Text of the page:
Using his scalpel, Peter Lewis ruins books for art. His carefully cut cartoon characters create colourful collages, which are on display at ROAR! Gallery this week. Re-occurring images in the Dunedin artist’s exhibition, Scalpelicious, are creatures with human heads and people with animal heads.
“A few years ago I discovered the work of Max Ernst (German surrealist artist)”, Lewis says. “He did a particular book of people with bird heads which I found inspiring”.
For 15 years Lewis has cut up old books, children’s encyclopedias and magazines picked up from second hand shops and glued the unrelated characters onto canvas or on a background of wrapping paper. The 34-year old artist deliberately picks images from obscure books and withdrawn children’s encyclopedias that are no longer used in schools or libraries. “I tell myself I am giving them a new life”.
Space exploration is another favourite topic of Lewis’ who imagined flying to the moon in a silver suit, while growing up in Tauranga. “When I started doing these collages with older books many of the images reminded me of looking at these things as a kid. I found myself re-living the excitement of discovering these things for the first time.”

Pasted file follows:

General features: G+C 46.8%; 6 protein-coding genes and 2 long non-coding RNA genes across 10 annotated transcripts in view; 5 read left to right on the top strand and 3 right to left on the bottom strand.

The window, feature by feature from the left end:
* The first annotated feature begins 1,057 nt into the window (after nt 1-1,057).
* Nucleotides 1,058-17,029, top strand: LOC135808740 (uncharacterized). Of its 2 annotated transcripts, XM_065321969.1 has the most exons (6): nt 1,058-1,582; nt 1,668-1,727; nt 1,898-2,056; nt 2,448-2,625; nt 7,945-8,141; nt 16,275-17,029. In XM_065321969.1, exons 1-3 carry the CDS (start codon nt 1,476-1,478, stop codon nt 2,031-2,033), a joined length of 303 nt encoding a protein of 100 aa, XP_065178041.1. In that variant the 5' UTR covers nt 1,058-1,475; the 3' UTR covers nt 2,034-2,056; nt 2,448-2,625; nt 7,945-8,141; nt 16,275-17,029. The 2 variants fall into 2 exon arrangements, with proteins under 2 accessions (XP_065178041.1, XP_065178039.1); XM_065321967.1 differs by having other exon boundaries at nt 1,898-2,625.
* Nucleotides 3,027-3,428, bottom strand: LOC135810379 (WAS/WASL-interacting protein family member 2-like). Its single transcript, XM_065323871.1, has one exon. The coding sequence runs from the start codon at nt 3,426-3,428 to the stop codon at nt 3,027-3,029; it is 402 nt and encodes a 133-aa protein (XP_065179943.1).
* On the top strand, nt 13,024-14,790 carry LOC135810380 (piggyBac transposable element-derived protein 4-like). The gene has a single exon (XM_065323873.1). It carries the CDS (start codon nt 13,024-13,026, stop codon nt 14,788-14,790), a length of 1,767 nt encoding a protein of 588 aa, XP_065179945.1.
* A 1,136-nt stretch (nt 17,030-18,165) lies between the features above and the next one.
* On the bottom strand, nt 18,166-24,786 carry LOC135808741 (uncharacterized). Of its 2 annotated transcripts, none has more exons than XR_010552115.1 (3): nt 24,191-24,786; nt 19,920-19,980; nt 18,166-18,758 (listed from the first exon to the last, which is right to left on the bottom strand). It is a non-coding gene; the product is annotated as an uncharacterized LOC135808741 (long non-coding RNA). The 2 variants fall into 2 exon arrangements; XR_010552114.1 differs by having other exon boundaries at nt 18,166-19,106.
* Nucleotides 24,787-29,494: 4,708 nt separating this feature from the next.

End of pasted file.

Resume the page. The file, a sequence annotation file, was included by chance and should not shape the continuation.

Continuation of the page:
Lewis was arty as a child although he ceased being creative during his teen years. By age 18 he re-discovered his love for art, drawing pictures of hotrods.
All the cut out characters are a combination of personal symbolism and pieces that “just happened to fit”. “We’re A Happy Family is a family of freaks,” Lewis laughs. “The owl at the top of the picture bears a strange resemblance to our cat. We have another cat called Tintin and there’s pictures of the cartoon character Tintin in there too.”
Expecting his first baby in November, Lewis hopes his child will like his fantastical creations that blur the line between the possible and impossible. He is most looking forward to cutting up his child’s books once he/she is done with them.